students' beliefs that they can do well; ensure opportunities for students' success by assigning tasks that are either too easy nor too
difficult; help students find personal meaning and value in the material; and help students feel that they are valued members of a
learning community. According to Brock (1976), Cashin (1979) and Lucas (1990), it is necessary for teachers to work from students'
strengths and interests by finding out why students are in your class and what are their expectations. Therefore it is important to take
into consideration students' needs and interests so as to focus instruction that is applicable to different groups of students with different
levels.
CHAPTER II PRESENTATION, ANALYSIS AND INTERPRETATION OF DATA
This chapter presents and analyzes data that answer the subsidiary problems of the study. Table I showed that out of the 20 student
respondents, 50% were males and 50% females. Of the male students respondents, only 2 males belong to the high group while 8
males from the low group. For the females, each of the group had 5 respondents. It also showed that there were 7 respondents from
the high group and 13 came from the low group.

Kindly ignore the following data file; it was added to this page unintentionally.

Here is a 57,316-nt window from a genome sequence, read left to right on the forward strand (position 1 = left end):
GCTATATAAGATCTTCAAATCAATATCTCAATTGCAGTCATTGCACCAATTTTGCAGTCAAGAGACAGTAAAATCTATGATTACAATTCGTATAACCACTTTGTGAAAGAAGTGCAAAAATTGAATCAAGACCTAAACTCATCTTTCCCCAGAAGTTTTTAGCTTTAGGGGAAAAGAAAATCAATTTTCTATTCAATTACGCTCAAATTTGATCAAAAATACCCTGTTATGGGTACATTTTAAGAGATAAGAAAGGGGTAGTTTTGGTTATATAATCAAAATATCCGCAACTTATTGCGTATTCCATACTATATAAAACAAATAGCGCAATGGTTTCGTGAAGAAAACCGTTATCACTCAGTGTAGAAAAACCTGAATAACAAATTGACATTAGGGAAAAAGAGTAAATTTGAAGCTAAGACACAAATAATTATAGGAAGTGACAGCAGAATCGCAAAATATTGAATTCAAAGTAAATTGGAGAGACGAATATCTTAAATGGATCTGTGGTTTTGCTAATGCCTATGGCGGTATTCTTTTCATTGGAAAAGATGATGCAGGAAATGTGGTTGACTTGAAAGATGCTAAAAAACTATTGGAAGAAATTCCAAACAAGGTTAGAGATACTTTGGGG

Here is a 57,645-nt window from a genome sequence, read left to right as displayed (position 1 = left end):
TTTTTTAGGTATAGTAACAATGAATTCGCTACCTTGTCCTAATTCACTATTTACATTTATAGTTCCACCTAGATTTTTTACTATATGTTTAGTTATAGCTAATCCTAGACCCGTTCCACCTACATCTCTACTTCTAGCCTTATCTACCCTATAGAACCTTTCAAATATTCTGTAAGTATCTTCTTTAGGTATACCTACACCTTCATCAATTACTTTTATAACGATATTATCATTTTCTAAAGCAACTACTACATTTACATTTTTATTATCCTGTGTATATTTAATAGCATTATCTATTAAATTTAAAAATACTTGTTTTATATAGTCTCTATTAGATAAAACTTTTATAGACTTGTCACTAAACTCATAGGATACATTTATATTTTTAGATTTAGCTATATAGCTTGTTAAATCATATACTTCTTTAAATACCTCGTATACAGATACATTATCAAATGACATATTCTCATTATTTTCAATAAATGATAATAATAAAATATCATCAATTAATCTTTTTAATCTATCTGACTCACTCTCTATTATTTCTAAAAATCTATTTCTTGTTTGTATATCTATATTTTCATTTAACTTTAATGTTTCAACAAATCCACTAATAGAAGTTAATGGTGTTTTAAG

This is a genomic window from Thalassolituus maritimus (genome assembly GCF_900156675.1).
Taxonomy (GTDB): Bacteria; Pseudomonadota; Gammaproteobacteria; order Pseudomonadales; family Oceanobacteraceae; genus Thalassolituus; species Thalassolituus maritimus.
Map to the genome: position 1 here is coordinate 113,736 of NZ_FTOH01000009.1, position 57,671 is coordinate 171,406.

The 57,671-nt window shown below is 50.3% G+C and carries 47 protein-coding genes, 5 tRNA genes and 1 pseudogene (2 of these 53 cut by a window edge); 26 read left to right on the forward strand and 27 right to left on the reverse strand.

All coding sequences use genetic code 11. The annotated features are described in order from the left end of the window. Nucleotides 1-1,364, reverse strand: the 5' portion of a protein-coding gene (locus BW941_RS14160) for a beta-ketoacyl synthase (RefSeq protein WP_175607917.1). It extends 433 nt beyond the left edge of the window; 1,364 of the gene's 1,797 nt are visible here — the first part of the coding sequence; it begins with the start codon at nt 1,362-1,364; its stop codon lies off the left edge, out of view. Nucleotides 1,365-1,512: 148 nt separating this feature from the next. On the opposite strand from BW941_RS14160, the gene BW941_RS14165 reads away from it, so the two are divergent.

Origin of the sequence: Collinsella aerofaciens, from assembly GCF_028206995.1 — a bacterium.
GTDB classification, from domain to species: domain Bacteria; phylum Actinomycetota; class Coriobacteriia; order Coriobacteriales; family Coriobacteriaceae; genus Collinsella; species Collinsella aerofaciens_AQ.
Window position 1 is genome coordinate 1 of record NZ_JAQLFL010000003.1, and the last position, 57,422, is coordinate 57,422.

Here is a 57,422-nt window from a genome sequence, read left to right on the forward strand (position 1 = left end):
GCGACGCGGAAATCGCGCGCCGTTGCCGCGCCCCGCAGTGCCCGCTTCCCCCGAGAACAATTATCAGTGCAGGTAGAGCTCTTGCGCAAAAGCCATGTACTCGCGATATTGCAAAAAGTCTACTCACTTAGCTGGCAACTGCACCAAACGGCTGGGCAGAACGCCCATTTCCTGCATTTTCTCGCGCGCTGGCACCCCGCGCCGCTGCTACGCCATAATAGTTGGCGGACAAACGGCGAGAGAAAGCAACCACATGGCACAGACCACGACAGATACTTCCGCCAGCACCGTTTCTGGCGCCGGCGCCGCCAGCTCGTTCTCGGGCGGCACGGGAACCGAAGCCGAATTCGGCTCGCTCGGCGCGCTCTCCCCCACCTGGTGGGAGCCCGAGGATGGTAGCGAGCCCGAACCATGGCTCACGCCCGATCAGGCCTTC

Table 1:Respondents by Gender


Gender Group

Male

Female

Total

High

Low

13

Total

10

10

20

Table 2 showed that out of the 20 students respondents, 80% of students were of Hispanic origin; 10% of respondents were White (not
of Hispanic origin); and 10% were Black (not of Hispanic origin); while 0% were of American Indian, Asian or Pacific Islander ethnicity.
The results also showed that among the Hispanic, 40% came from the low and 40% came from the high group. There were only 10%
White respondents from both groups. There were 10% respondents who were Black from both groups.

Table 2: Respondents by Ethnicity


Ethnicity Group American Hispanic White (not of Hispanic origin)

Black (not of Hispanic origin)

Asian or Pacific Islander Others Total

High

10

Low

10

Total

16

20

Table 3 showed that 15% of the respondents had grades between 96-100 in Science, 0% between 91-95, while 15% scored between
86-90, the same as the range between 81-85. However, on the low group 25% of the respondents had grades between 71-75, 5% each
had a range between 66-70 and 61-65; while 15% of the respondents did not have Science last year.